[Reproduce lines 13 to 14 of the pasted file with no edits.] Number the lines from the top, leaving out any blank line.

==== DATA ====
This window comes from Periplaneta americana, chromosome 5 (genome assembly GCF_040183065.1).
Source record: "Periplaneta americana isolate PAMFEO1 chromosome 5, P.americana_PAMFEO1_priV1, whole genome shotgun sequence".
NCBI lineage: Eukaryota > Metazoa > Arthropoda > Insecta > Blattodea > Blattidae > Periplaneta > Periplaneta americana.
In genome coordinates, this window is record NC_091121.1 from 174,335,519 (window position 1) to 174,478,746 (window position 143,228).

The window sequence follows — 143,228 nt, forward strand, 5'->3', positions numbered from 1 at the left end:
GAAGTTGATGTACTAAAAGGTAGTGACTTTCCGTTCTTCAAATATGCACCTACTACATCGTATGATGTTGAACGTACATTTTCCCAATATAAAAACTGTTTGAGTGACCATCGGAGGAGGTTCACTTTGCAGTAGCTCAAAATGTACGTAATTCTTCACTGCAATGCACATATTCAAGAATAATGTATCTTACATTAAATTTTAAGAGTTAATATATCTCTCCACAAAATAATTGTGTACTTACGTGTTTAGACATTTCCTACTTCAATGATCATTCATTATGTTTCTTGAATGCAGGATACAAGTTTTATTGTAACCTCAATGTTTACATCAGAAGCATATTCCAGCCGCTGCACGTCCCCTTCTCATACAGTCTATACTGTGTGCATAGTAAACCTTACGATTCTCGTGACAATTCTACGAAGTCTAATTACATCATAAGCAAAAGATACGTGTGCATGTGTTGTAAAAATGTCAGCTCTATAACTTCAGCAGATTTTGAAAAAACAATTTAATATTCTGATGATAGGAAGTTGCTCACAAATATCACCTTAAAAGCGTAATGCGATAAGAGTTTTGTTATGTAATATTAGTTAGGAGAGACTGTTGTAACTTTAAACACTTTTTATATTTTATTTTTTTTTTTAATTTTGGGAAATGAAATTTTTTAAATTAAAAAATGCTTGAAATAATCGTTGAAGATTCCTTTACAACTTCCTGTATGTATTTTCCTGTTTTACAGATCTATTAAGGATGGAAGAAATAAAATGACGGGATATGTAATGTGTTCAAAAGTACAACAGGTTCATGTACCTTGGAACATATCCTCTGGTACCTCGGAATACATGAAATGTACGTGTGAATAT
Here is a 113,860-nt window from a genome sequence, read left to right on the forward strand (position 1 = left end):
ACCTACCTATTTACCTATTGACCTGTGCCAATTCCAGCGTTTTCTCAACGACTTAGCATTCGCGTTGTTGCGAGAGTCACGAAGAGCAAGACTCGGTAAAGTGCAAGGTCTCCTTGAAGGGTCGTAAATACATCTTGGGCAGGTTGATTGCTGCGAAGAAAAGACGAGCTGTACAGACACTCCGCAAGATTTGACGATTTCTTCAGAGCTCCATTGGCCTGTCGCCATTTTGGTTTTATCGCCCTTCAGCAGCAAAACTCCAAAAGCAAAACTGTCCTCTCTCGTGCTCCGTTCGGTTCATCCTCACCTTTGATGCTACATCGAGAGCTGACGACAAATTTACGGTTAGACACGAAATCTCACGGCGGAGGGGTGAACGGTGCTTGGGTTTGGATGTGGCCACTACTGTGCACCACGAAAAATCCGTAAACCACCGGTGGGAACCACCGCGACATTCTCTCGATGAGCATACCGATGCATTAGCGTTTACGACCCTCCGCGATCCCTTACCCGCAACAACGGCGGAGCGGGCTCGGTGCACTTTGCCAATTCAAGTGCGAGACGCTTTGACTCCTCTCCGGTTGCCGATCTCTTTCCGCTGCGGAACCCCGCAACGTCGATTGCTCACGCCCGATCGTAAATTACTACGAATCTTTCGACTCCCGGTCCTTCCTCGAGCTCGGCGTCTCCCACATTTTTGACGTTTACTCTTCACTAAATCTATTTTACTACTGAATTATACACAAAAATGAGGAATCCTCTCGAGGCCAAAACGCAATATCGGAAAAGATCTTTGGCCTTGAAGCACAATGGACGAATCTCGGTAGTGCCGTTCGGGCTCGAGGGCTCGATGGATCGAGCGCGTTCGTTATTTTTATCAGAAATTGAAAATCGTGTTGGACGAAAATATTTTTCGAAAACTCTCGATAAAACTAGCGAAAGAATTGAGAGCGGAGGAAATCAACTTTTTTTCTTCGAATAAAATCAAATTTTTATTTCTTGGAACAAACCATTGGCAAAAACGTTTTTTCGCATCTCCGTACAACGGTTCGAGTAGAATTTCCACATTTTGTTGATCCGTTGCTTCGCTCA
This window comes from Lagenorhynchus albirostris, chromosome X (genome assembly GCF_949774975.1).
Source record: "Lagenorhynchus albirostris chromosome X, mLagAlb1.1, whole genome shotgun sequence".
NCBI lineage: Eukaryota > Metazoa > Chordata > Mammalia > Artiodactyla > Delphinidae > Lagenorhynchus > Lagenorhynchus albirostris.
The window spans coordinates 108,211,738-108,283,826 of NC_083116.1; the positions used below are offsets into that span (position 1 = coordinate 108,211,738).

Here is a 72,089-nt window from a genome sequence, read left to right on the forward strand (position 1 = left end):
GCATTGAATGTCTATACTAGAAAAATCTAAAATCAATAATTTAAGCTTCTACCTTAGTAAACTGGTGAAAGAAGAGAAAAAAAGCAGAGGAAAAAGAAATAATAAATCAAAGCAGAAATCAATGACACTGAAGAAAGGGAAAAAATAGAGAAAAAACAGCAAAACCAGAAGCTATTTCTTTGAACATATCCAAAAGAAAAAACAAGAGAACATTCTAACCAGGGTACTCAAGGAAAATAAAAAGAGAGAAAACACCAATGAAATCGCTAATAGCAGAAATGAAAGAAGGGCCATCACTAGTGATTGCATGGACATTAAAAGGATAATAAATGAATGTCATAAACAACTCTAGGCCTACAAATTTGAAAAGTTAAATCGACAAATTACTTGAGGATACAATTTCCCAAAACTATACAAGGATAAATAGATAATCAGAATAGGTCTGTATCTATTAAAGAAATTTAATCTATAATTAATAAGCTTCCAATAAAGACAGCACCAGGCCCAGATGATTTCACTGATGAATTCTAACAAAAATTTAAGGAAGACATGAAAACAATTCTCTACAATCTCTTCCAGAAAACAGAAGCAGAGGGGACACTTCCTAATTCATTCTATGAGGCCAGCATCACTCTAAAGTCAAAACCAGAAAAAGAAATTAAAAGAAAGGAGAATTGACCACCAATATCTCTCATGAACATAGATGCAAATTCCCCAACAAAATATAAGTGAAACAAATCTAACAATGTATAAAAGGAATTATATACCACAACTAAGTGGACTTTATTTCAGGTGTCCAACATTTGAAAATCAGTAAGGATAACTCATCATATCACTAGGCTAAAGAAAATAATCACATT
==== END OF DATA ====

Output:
Here is a 72,089-nt window from a genome sequence, read left to right on the forward strand (position 1 = left end):
GCATTGAATGTCTATACTAGAAAAATCTAAAATCAATAATTTAAGCTTCTACCTTAGTAAACTGGTGAAAGAAGAGAAAAAAAGCAGAGGAAAAAGAAATAATAAATCAAAGCAGAAATCAATGACACTGAAGAAAGGGAAAAAATAGAGAAAAAACAGCAAAACCAGAAGCTATTTCTTTGAACATATCCAAAAGAAAAAACAAGAGAACATTCTAACCAGGGTACTCAAGGAAAATAAAAAGAGAGAAAACACCAATGAAATCGCTAATAGCAGAAATGAAAGAAGGGCCATCACTAGTGATTGCATGGACATTAAAAGGATAATAAATGAATGTCATAAACAACTCTAGGCCTACAAATTTGAAAAGTTAAATCGACAAATTACTTGAGGATACAATTTCCCAAAACTATACAAGGATAAATAGATAATCAGAATAGGTCTGTATCTATTAAAGAAATTTAATCTATAATTAATAAGCTTCCAATAAAGACAGCACCAGGCCCAGATGATTTCACTGATGAATTCTAACAAAAATTTAAGGAAGACATGAAAACAATTCTCTACAATCTCTTCCAGAAAACAGAAGCAGAGGGGACACTTCCTAATTCATTCTATGAGGCCAGCATCACTCTAAAGTCAAAACCAGAAAAAGAAATTAAAAGAAAGGAGAATTGACCACCAATATCTCTCATGAACATAGATGCAAATTCCCCAACAAAATATAAGTGAAACAAATCTAACAATGTATAAAAGGAATTATATACCACAACTAAGTGGACTTTATTTCAGGTGTCCAACATTTGAAAATCAGTAAGGATAACTCATCATATCACTAGGCTAAAGAAAATAATCACATT